William Shakespeare: Two Gentlemen of Verona, Act IV, Scene II
Already have I been false to Valentine And now I must be as unjust to Thurio. Under the colour of commending him, I have access my own love to prefer: But Silvia is too fair, too true, too holy, To be corrupted with my worthless gifts. When I protest true loyalty to her, She twits me with my falsehood to my friend; When to her beauty I commend my vows, She bids me think how I have been forsworn In breaking faith with Julia whom I loved: And notwithstanding all her sudden quips, The least whereof would quell a lover's hope, Yet, spaniel-like, the more she spurns my love, The more it grows and fawneth on her still. But here comes Thurio: now must we to her window, And give some evening music to her ear.
Enter Thurio and Musicians
Enter, at a distance, Host, and Julia in boy's clothes
Come, we'll have you merry: I'll bring you where you shall hear music and see the gentleman that you asked for.
Ay: but, peace! let's hear 'em.
Who is Silvia? what is she, That all our swains commend her? Holy, fair and wise is she; The heaven such grace did lend her, That she might admired be. Is she kind as she is fair? For beauty lives with kindness. Love doth to her eyes repair, To help him of his blindness, And, being help'd, inhabits there. Then to Silvia let us sing, That Silvia is excelling; She excels each mortal thing Upon the dull earth dwelling: To her let us garlands bring.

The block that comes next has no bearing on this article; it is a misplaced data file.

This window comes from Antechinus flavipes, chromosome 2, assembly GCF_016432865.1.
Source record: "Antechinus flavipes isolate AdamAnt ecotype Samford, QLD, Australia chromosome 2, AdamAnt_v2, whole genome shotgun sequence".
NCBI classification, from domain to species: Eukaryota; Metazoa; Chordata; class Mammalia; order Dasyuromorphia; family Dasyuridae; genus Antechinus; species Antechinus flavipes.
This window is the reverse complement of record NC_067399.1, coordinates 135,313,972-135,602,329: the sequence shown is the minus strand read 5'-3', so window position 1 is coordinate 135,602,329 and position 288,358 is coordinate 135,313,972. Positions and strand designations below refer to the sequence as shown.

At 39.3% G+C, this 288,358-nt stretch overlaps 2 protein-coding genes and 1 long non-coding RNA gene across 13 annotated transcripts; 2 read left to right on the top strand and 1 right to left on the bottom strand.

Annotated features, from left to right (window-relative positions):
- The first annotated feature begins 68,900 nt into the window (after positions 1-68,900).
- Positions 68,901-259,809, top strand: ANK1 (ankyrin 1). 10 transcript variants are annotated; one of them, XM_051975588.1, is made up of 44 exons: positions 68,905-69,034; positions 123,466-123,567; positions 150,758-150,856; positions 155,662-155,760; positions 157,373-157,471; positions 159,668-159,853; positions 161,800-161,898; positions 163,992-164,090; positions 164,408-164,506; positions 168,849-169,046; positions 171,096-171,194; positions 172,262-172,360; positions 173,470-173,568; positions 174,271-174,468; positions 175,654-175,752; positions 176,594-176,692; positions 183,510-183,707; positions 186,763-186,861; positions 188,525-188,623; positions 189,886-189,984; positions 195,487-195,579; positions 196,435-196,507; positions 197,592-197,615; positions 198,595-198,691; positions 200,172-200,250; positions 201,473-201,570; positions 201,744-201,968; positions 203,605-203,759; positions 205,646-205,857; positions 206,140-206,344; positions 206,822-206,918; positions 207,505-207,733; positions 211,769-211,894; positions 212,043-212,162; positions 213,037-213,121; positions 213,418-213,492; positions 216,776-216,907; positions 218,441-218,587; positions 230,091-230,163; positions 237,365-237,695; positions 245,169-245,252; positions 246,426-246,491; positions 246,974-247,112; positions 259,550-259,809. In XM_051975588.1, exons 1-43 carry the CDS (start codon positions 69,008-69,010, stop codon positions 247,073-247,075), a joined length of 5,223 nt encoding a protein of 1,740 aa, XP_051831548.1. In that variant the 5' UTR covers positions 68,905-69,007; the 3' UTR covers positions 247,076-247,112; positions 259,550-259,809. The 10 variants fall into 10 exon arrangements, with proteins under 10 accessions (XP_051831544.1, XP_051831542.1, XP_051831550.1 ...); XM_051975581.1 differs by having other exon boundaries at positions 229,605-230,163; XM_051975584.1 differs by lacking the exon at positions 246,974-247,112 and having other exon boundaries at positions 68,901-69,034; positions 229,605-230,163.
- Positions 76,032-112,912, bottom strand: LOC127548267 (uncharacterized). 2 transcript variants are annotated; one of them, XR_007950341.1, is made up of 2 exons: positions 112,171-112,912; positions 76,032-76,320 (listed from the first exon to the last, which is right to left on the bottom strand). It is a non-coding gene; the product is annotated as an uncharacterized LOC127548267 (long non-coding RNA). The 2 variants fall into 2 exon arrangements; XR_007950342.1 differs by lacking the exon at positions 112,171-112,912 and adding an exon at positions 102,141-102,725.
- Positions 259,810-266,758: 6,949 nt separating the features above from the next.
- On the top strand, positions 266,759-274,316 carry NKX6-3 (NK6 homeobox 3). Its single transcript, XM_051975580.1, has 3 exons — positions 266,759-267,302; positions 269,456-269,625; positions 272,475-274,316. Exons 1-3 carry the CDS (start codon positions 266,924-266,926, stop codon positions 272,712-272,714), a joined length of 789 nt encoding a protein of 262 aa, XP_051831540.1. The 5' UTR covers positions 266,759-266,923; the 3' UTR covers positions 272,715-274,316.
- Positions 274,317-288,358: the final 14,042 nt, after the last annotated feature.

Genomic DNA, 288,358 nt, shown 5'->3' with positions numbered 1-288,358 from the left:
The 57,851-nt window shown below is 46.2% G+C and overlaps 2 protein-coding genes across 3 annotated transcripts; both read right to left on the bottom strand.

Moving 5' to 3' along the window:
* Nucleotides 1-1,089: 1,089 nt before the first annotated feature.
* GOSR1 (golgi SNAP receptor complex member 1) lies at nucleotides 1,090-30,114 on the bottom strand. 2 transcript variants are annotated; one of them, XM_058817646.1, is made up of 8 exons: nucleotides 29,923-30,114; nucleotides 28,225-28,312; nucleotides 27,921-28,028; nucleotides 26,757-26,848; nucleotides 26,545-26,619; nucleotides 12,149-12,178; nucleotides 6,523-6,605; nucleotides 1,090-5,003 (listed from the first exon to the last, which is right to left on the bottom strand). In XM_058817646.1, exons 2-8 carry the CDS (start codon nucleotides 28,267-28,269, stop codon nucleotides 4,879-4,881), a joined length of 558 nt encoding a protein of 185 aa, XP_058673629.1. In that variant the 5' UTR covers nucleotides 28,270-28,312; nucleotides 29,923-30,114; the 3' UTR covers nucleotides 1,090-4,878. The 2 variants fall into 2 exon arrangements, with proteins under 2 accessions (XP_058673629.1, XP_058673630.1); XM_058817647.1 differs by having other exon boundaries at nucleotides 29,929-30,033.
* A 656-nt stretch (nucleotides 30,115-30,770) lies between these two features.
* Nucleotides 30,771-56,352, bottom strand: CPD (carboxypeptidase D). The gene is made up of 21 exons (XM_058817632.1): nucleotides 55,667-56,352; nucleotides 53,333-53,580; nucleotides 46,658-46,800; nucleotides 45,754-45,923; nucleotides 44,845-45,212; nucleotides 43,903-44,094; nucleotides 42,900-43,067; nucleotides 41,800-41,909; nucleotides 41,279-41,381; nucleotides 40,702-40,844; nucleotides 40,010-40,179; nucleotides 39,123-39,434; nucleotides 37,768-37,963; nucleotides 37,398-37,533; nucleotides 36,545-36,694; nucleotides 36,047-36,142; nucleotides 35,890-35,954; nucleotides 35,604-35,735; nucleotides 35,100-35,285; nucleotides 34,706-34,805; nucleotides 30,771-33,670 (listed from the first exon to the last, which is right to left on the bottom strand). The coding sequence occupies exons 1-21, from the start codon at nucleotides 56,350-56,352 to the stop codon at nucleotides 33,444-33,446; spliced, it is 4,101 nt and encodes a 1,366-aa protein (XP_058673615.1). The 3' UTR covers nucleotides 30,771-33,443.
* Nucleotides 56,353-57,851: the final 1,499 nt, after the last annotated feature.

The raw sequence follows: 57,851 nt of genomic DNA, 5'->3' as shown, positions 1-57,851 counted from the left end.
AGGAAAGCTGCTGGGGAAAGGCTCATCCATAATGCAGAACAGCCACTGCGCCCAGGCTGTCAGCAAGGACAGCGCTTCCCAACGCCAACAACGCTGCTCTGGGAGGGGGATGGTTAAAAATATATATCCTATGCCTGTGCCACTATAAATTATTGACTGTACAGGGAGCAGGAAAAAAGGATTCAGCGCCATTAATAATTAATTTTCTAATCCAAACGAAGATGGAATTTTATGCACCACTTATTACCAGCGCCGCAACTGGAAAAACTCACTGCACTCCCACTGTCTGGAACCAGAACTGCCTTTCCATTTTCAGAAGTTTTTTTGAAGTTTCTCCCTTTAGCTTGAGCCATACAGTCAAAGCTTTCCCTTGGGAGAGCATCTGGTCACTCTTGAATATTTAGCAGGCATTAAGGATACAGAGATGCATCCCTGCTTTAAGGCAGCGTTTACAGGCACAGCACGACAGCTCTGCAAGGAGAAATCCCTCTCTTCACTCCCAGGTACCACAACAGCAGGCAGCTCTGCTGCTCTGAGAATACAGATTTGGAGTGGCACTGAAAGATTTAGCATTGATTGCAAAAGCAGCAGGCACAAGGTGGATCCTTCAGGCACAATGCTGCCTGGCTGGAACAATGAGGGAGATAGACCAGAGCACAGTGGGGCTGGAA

I would always have one play but one thing. But, host, doth this Sir Proteus that we talk on Often resort unto this gentlewoman?
Gone to seek his dog; which tomorrow, by his master's command, he must carry for a present to his lady.
Enter Silvia above
One, lady, if you knew his pure heart's truth, You would quickly learn to know him by his voice.
You have your wish; my will is even this: That presently you hie you home to bed. Thou subtle, perjured, false, disloyal man! Think'st thou I am so shallow, so conceitless, To be seduced by thy flattery, That hast deceived so many with thy vows? Return, return, and make thy love amends. For me, by this pale queen of night I swear, I am so far from granting thy request That I despise thee for thy wrongful suit, And by and by intend to chide myself Even for this time I spend in talking to thee.
Say that she be; yet Valentine thy friend Survives; to whom, thyself art witness, I am betroth'd: and art thou not ashamed To wrong him with thy importunacy?
Madam, if your heart be so obdurate, Vouchsafe me yet your picture for my love, The picture that is hanging in your chamber; To that I'll speak, to that I'll sigh and weep: For since the substance of your perfect self Is else devoted, I am but a shadow; And to your shadow will I make true love.
I am very loath to be your idol, sir; But since your falsehood shall become you well To worship shadows and adore false shapes, Send to me in the morning and I'll send it: And so, good rest.
Exeunt Proteus and Silvia severally